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By McKenzie Sims

In 2015 I had planned to try and finish my North American Grand slam in 2017 with Prophet Muskwa and after two long years of waiting it was finally time for my stone sheep hunt. Fresh out of the Caucasus Mountains of Azerbaijan I boarded my flight to Vancouver Island and after the normal airport routine and a few other flights i was in ( last place I landed on a bigger plane ), Where I was met by Sean Olmstead who would be flying me to the main lodge for lunch. After lunch Sean flew me to the landing strip where my guide Marty would be waiting with the horses. The horse ride would take 4 hours to get into Spike Camp. Upon arriving at our Camp, I expected there to be a few small tents but instead there were several little cabins with a nice set of corrals and a small shed. Our wrangler Ethan, a young man from the north island of New Zealand was ready to unsaddle our horse and pack our gear away. It was almost dark, so I hurried to get my cabin organized before I wouldn't have a lot of light to see. The cabins were nice, but there was no electricity or even a generator that could have been packed into this remote area. After a nice dinner I hit the hay because I was quite wore out from all the traveling, and needed to be well rested for my first day of hunting.

The First morning we woke up just as it was getting light. When your hunting sheep there is no reason to get up before daylight because sheep don’t often get down into the thick cover, they stay up high in the wide open country where they can see. It was a smokey morning from all the fires that BC was having and we knew visibility would be tough. Marty had talked on his sat phone the night before to Sean who said Marty’s son Mat would be bringing his hunter in to our camp tomorrow. They had been hunting for 12 days and had yet to see even a ram. This had me a bit nervous seeing that one client hadn't seen a ram and my 1x1 hunt just turned in to a 2x2 hunt. Anyhow knowing what we knew we decided to head for a short ride up onto a bench where we could hopefully see the country we wanted to glass. 45 minutes later we where in position to look, unfortunately the smoke was so thick we had a hard time glassing. After 3 hours all we saw were a couple of bull elk, so we decided to head back to camp for lunch and wait for Matt. After lunch Matt and Glen Landrus rolled in to camp, I’d never met Glen but we had been friends on Facebook for some time and within 30 minutes I knew I already liked him. We didn't go out that afternoon due to the smoke and our new guest having some tired horse but that gave us all plenty of time to get to know one another and settle in. Glen had already finished his grand slam but was looking for a ram of a special caliber to maybe push him into that 700 club. All he needed was a 165” stone to be in the 700 club.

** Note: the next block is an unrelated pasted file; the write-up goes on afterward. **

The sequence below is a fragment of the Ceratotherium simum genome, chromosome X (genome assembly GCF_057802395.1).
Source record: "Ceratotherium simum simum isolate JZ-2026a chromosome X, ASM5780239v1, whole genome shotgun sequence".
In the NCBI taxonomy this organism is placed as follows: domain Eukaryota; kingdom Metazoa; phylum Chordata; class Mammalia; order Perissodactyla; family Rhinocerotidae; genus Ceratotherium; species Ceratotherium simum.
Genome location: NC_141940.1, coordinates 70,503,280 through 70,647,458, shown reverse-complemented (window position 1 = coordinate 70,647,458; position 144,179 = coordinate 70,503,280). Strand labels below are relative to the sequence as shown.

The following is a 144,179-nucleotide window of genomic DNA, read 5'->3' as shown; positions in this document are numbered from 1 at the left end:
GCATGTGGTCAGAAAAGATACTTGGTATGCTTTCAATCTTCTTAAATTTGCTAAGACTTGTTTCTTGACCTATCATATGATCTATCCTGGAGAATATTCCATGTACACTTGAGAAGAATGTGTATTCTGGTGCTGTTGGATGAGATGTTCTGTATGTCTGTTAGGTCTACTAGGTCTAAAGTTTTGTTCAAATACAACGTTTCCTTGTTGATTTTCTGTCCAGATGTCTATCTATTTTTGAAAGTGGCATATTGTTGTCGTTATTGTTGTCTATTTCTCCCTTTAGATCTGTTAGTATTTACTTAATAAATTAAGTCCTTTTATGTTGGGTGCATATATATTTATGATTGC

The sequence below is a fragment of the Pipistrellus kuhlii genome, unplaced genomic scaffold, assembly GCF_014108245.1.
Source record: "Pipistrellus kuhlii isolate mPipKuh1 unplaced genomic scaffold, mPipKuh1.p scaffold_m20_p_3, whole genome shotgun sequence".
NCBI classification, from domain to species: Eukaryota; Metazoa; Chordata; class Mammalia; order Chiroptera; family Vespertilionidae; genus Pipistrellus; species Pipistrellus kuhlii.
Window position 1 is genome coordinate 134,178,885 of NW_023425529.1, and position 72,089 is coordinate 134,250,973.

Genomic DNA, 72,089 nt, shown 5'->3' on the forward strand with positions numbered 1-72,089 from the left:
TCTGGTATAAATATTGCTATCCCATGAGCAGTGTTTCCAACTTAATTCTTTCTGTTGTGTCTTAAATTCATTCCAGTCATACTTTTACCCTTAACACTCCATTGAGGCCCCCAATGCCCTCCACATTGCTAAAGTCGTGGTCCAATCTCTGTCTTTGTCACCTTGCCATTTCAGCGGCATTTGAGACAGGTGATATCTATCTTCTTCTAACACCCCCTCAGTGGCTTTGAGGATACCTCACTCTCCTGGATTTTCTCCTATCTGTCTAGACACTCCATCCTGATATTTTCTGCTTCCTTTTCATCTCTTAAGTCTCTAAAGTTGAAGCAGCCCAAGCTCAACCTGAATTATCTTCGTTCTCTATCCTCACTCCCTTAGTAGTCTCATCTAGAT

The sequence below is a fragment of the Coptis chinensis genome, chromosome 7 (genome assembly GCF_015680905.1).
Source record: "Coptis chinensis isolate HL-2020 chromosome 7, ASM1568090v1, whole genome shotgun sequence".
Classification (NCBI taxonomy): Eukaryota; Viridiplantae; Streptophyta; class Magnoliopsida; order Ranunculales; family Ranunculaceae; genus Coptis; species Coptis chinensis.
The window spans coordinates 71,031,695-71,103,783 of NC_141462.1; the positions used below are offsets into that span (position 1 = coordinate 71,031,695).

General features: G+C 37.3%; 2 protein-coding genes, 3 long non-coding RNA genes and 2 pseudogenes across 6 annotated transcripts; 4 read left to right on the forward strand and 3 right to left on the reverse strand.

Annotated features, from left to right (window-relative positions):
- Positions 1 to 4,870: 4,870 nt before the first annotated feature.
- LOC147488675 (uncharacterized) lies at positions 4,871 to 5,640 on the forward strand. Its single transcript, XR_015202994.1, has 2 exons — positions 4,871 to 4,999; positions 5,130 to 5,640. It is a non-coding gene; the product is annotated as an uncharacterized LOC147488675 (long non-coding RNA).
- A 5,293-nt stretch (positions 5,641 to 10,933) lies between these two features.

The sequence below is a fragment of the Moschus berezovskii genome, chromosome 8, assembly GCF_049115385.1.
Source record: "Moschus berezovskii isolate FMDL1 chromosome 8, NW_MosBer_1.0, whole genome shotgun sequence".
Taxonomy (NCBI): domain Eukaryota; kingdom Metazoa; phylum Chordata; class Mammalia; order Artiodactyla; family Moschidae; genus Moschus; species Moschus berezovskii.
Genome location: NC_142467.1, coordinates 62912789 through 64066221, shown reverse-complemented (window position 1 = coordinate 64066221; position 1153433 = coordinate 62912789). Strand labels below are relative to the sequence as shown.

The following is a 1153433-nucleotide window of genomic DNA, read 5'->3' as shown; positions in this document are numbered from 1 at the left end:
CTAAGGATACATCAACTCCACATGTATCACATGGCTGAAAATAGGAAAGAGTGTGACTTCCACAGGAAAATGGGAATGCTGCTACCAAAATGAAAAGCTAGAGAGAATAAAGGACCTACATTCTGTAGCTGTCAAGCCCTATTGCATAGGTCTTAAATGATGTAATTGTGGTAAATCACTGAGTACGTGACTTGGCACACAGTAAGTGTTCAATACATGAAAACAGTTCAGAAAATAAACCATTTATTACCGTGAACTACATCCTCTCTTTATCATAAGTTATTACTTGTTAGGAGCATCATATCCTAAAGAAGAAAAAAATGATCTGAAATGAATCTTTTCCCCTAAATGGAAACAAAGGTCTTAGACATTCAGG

The second morning Glen and Mat went up the mountain while Marty and I stayed low to wrap around and glass up towards them. We unfortunately only located a few small rams on the opposite range. Glen and Marty's boy had seen several rams but nothing significant either. My third day was much similar very few sheep where spotted in the morning but just before dark Marty, Glen and I glassed a group of rams off in the far distance across the canyon on a new mountain range. Two of the rams looked to have serious potential, so we made a plan to make our move first thing in the morning.

The next morning arrived, we knew it would be a long ride so we woke up a bit earlier to saddle horses and eat breakfast. Just after sunrise we started to leave camp, but before we could even leave my wrangler Ethan had a small rodeo on his horse. His horse took him through the trees scattering his gear all over and then finally falling down sending Ethan air born. After Ethan regained himself and caught back up with the group we proceeded our journey up the canyon to the range the Rams called home. Just before 11 A.M. we reached the mountain, and after a short while of glassing we picked two groups of sheep up close to the top. We then began to walk up the mountain to try and get a closer look, after an hour of hiking and stalking we got into position on the sheep and could see a for sure shooter ram. It was Glen's 16th day so he was up first, we worked in closer and closed the distance to around a 100 yards. Glen was able to fire a few good shots into his ram before it dropped into a crevice out of sight.

The sheep had not moved far so Marty began to look through the first group to see if he could find a legal shooter ram for me, but the first group was a bust. The second group was small and farther away but after some time studying Marty confirmed that there was a shooter. I got behind my gunwerks 7mm, dialed my turret to 400 yards and squeezed the trigger, the shot was good but the ram moved about 1o yards up the hill and stood perfectly still so I quickly reracked another round in my chamber and fired again dropping my slam ram in his tracks. The entire group erupted with high fives and cheers at getting a double on two big beautiful stone sheep. After recovering the rams, taking lots of photos, quartering and caping, we headed back to camp to enjoy a good hot dinner and a well deserved goodnights rest.

This was a 8 day adventure where I got to meet some really cool people, experience new places and make new friends along the way. It was a tip that I will soon not forget.

With the harvesting of this stone sheep, I completed my quest for the North American Grand Slam and became slammer #1986.

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